Successive governments have made changes to the planning system because they have acknowledged it has held back development.
But have they merely tinkered with the system, rather than taken a fresh long-term approach to proactively support economic and sustainable growth? With the 2015 election upon us, will a future government finally act to align policy priorities for housing, transport, energy and infrastructure?
Labour reforms between 1997 and 2010 focused on three issues: reducing the time taken to decide planning applications for major infrastructure projects; addressing the need to build houses to satisfy national demand and making developers pay more of the cost of infrastructure related to development.
The Planning and Compulsory Purchase Act 2004 offered solutions for each. However, the expansion of the Stansted runway in 2008 reflected doubts that public inquiries would shorten and other consents for major projects were still required under other legislation. The introduction of Regional Spatial Strategies and Local Development Frameworks were not satisfactory either, as they took too long to prepare and adopt.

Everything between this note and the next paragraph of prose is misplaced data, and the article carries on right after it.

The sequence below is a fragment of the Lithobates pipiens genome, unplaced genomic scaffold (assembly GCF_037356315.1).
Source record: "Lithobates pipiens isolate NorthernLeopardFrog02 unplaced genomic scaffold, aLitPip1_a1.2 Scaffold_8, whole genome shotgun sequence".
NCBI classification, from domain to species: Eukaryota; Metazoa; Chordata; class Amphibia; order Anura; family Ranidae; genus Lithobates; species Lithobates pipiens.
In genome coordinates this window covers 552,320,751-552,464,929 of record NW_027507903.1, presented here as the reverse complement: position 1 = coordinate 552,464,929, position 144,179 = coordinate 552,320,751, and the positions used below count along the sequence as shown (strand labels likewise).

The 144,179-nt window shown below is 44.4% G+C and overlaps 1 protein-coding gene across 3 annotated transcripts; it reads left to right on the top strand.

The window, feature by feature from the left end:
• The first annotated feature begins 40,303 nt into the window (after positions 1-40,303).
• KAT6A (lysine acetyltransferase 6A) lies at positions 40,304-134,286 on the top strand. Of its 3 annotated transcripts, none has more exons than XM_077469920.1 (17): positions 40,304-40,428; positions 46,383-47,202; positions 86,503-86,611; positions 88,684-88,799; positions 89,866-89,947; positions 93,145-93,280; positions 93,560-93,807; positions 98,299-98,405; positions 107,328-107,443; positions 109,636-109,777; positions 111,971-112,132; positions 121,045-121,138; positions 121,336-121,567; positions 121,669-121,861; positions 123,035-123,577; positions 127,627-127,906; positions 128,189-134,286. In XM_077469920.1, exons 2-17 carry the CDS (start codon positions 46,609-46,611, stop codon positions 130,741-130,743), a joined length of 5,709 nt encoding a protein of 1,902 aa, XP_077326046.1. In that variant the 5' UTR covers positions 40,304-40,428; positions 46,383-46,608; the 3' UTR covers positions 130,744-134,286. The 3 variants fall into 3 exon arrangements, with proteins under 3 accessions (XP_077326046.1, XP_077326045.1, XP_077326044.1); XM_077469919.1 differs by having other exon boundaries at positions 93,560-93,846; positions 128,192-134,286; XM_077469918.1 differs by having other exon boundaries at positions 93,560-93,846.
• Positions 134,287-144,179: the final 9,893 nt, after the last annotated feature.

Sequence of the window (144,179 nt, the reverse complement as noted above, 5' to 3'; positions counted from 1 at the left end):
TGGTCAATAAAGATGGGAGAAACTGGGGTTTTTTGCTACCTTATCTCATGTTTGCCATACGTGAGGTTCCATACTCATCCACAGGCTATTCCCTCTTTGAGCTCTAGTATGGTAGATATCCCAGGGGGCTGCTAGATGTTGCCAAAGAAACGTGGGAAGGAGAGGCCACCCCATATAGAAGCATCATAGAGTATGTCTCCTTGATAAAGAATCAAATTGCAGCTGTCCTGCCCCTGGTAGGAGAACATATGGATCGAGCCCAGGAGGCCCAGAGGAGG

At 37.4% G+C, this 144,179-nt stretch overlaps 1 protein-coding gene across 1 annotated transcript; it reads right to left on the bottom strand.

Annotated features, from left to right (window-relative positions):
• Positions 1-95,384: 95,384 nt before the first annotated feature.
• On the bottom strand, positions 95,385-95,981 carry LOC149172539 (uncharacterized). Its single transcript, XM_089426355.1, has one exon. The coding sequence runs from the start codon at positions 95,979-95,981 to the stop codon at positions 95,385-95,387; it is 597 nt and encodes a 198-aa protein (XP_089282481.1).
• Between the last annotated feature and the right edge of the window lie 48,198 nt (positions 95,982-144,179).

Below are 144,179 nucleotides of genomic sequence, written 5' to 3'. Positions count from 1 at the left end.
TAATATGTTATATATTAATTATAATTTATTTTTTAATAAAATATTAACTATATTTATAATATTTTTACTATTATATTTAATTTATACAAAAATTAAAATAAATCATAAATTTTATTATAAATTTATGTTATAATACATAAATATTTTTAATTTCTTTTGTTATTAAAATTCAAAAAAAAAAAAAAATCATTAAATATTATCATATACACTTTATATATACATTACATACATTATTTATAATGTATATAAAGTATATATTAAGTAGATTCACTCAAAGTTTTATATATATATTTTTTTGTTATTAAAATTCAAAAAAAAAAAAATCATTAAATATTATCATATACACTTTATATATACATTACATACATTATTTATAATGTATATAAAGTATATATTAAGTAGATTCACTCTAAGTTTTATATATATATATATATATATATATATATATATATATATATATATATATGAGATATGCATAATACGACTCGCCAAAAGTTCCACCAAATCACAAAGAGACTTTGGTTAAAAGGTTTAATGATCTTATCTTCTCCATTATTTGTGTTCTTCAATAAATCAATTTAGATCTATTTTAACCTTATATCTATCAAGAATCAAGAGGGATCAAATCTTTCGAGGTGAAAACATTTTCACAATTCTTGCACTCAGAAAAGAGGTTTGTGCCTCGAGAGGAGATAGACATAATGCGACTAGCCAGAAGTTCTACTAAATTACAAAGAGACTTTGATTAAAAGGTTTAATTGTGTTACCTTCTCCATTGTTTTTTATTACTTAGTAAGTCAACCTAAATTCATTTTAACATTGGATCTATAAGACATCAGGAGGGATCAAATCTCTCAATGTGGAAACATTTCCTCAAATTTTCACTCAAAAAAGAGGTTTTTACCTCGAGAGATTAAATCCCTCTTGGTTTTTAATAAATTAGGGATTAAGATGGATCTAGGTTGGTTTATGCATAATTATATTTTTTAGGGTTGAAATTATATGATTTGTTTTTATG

In 2010, the coalition introduced a programme of devolving power back to local authorities and communities, reducing red tape and introducing a national planning framework. Housing needs were to be addressed by making local authorities provide land for 15 years of housing requirements.
A raft of planning reforms have taken place with the introduction of the Localism Act 2011, the National Planning Policy Framework (NPPF), the Growth and Infrastructure Act 2013 and most recently the Infrastructure Act 2015. Other reforms include the introduction of the Planning Court and changes to time limits for judicial review.
However, some of these reforms were not helpful. The Community Infrastructure Levy regulations have been amended every year since they were introduced, as they have been found to be unfair, and the NPPF has to be read together with the national policy statements produced for infrastructure projects. The Localism Act has had little effect on the balance of power and the Development Consent Order regime is not a perfect consenting route for major infrastructure schemes.
The next government cannot keep tinkering with the planning system, allowing housing projects and significant infrastructure projects to be stalled amid political wranglings and legal tussles. A fresh, forward-looking long-term approach needs to be taken, which has cross-party support, so developments can move forward and decisions on key infrastructure projects, such as airport expansions, are made quickly. We need a one-stop-shop fast-track regime - the next government needs to think big.
Rob Thompson is head of real estate London at Irwin Mitchell